Some studies suggest that women who experience postpartum depression often have had prior depressive episodes. Some experience it during their pregnancies, but it often goes undetected. Research suggests that visits to the doctor may be good opportunities for screening for depression both during pregnancy and in the postpartum period.
Hormonal changes increase during the transition between premenopause to menopause. While some women may transition into menopause without any problems with mood, others experience an increased risk for depression. This seems to occur even among women without a history of depression. However, depression becomes less common for women during the post-menopause period.
Stressful life events such as trauma, loss of a loved one, a difficult relationship or any stressful situation-whether welcome or unwelcome-often occur before a depressive episode. Additional work and home responsibilities, caring for children and aging parents, abuse, and poverty also may trigger a depressive episode. Evidence suggests that women respond differently than men to these events, making them more prone to depression. In fact, research indicates that women respond in such a way that prolongs their feelings of stress more so than men, increasing the risk for depression. However, it is unclear why some women faced with enormous challenges develop depression, and some with similar challenges do not.
Before adolescence, girls and boys experience depression at about the same frequency. By adolescence, however, girls become more likely to experience depression than boys.
Research points to several possible reasons for this imbalance.
- The biological and hormonal changes that occur during puberty likely contribute to the sharp increase in rates of depression among adolescent girls.
- In addition, research has suggested that girls are more likely than boys to continue feeling bad after experiencing difficult situations or events, suggesting they are more prone to depression.
- Another study found that girls tended to doubt themselves, doubt their problem-solving abilities and view their problems as unsolvable more so than boys. The girls with these views were more likely to have depressive symptoms as well.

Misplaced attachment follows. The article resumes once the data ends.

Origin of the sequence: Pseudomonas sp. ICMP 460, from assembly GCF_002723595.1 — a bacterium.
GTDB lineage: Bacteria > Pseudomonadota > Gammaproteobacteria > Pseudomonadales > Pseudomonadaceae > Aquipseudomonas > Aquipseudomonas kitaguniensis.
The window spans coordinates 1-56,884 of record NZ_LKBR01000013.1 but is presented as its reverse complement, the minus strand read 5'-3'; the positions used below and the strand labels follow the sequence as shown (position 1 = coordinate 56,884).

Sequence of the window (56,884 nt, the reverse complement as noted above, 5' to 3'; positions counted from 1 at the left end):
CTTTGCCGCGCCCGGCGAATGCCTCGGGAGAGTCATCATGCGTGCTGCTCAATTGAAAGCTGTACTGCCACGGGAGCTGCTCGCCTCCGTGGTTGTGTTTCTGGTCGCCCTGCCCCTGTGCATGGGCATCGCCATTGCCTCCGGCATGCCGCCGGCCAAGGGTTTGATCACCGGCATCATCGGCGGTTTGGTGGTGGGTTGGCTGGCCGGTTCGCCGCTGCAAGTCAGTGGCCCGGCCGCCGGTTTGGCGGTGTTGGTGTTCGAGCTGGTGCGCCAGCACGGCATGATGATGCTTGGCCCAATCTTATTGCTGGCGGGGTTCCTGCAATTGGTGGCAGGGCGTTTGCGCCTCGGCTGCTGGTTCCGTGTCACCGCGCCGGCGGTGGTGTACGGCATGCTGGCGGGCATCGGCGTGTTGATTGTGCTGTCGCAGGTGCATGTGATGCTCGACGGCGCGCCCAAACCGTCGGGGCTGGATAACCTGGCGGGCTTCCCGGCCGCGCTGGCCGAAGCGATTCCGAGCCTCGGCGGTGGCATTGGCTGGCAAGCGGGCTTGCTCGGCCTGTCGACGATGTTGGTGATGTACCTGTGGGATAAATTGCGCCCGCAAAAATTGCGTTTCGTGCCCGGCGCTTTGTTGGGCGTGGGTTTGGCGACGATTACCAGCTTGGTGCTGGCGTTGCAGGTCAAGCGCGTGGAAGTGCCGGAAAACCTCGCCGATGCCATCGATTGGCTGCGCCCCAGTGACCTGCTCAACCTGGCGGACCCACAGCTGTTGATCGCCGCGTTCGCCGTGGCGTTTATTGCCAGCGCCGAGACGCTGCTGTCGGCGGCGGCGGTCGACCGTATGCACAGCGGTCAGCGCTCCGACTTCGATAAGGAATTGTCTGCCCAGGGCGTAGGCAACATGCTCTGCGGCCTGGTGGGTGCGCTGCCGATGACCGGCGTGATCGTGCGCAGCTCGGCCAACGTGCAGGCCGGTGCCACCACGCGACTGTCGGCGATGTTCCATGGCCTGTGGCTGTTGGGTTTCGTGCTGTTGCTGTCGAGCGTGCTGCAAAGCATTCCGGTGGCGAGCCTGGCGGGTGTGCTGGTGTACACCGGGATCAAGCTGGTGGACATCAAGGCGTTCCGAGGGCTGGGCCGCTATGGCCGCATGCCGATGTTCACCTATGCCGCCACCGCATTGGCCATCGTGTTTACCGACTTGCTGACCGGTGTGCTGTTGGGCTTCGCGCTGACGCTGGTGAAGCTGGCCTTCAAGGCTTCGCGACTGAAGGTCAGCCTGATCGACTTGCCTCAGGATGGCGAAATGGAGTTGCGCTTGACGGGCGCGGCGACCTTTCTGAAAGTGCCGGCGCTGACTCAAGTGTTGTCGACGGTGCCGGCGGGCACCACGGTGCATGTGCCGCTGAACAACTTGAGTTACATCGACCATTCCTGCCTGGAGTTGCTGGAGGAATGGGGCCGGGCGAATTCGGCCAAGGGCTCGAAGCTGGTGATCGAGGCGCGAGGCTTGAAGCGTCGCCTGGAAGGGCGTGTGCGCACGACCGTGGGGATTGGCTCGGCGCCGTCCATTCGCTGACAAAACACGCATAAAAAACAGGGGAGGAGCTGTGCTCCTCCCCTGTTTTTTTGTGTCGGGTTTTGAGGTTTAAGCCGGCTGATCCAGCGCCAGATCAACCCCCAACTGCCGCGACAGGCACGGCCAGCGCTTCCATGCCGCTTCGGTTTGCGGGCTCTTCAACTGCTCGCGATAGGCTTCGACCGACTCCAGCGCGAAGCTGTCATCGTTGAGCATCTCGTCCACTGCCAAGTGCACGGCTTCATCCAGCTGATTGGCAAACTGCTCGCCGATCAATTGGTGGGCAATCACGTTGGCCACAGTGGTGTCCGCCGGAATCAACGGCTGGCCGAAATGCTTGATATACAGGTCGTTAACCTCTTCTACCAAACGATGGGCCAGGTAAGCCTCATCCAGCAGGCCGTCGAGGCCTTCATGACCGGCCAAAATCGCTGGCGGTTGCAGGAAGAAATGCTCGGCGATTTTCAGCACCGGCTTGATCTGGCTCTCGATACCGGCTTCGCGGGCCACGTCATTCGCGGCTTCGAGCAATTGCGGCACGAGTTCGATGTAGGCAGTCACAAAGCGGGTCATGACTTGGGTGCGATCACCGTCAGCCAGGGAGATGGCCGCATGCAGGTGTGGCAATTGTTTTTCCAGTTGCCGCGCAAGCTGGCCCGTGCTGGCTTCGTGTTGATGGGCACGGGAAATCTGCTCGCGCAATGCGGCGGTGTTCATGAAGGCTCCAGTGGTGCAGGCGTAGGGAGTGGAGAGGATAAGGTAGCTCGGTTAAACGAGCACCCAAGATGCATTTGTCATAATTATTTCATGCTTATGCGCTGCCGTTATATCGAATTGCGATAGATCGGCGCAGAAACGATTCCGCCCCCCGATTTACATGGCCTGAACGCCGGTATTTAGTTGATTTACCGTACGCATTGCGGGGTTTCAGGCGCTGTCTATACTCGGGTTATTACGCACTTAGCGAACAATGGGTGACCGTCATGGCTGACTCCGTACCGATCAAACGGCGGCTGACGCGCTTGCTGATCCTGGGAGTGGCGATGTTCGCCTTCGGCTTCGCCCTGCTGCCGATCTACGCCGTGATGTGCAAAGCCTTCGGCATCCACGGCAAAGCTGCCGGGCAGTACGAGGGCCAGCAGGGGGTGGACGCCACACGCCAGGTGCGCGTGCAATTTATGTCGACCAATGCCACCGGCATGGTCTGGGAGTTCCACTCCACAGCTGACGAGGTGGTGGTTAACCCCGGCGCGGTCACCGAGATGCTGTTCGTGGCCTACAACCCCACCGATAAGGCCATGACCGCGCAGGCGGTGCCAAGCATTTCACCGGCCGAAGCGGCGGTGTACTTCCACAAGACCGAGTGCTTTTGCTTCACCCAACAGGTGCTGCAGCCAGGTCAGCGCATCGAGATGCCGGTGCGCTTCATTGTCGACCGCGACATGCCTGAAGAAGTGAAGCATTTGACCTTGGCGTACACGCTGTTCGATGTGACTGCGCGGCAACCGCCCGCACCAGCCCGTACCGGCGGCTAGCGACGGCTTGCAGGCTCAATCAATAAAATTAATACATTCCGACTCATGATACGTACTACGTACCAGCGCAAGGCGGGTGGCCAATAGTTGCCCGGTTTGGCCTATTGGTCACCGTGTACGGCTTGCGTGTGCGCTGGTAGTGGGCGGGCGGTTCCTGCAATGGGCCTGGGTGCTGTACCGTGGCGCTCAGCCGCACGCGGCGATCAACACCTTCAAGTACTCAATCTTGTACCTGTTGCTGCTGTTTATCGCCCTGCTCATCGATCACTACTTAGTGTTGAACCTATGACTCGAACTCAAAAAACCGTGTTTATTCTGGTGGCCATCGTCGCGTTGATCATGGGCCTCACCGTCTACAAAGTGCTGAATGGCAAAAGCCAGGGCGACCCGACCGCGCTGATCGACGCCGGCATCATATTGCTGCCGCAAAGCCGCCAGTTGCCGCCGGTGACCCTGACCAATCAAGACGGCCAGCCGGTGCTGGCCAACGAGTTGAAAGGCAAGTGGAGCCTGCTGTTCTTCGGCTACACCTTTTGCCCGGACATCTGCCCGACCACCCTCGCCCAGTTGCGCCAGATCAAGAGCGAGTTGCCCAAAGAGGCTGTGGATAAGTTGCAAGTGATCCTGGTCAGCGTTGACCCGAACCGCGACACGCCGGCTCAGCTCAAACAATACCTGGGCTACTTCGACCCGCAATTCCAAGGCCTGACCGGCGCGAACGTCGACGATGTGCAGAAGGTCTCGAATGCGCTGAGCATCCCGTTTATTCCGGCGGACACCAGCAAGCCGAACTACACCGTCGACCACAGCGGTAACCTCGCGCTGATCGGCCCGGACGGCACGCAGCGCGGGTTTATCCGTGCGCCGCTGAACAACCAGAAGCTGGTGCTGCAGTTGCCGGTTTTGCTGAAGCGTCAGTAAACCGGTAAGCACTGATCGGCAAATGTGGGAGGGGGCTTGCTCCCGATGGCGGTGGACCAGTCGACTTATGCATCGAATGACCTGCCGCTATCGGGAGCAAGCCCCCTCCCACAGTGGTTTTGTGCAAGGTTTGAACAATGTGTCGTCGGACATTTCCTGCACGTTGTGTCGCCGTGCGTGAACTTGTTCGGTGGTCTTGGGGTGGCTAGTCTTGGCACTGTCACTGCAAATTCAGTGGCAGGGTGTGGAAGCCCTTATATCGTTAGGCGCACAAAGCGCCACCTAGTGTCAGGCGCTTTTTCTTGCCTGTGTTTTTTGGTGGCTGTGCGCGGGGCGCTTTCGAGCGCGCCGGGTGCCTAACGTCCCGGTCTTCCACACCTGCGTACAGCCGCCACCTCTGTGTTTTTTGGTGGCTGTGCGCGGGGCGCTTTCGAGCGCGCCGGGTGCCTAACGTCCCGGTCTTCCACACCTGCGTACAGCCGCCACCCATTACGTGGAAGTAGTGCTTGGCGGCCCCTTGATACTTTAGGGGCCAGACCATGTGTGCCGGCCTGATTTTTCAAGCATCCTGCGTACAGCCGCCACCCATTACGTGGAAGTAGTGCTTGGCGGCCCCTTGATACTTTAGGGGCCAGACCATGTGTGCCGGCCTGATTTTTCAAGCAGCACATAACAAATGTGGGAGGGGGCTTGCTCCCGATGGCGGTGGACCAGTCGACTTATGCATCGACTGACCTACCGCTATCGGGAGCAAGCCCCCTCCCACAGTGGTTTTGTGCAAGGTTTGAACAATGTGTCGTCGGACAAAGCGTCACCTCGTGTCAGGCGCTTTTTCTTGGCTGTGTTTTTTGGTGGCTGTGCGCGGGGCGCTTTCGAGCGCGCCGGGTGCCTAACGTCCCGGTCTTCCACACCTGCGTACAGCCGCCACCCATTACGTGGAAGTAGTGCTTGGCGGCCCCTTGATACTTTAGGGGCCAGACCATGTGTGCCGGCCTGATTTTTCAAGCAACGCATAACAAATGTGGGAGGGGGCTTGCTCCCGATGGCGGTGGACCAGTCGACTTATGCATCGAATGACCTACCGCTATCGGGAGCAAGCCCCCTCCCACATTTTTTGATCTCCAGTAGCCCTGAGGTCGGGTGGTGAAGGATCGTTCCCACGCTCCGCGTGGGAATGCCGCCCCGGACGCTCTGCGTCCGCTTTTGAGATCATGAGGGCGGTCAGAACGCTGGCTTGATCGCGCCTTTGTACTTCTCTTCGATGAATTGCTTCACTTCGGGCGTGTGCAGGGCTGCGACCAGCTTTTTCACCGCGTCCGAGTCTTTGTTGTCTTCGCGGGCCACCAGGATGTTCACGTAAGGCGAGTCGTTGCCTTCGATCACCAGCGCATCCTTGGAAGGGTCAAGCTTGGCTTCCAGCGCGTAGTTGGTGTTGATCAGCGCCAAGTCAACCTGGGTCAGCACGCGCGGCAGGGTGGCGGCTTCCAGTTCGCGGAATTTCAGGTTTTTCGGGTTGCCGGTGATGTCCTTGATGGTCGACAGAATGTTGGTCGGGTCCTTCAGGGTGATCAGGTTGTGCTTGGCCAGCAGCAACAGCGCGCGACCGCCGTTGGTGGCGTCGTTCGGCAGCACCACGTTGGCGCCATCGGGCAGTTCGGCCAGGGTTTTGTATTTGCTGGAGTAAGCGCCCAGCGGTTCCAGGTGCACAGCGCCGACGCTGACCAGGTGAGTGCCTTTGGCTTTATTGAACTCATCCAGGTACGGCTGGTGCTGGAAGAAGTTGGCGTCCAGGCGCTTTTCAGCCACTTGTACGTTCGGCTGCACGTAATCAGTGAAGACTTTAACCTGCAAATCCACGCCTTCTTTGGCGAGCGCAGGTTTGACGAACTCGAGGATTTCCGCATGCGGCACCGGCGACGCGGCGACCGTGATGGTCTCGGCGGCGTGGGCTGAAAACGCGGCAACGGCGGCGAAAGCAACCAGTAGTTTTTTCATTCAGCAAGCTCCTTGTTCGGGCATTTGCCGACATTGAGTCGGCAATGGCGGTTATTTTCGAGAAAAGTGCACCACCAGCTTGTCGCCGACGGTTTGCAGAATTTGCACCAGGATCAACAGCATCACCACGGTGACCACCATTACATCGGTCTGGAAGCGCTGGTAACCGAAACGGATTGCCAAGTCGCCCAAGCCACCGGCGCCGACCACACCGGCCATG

- Girls also tended to need a higher degree of approval and success to feel secure than boys.
Finally, girls may undergo more hardships, such as poverty, poor education, childhood sexual abuse, and other traumas than boys. One study found that more than 70 percent of depressed girls experienced a difficult or stressful life event prior to a depressive episode, as compared with only 14 percent of boys.
That’s a lot of information to absorb, but for all of us who are asking, “Why,” it’s valuable information. Too many times, we blame ourselves for our depression, and we don’t get the help we need and deserve. Hopefully, learning more about depression will help us move past that to a better life.
Living with depression isn’t easy – for people with depression or for those who care about them. Thankfully, we now have quite effective treatments that can restore the health and quality of life of most people with depression. We’ll have a new episode of DepressionCast for you in two weeks. In the meantime, please visit us at MyDepressionConnection.com for information, support, or the transcript of this podcast.
For MyDepressionConnection.com and the HealthCentral Network, this is Teri Robert, wishing you health and happiness.
“Women and Depression: Discovering Hope” National Institute of Mental Health. February 5, 2009.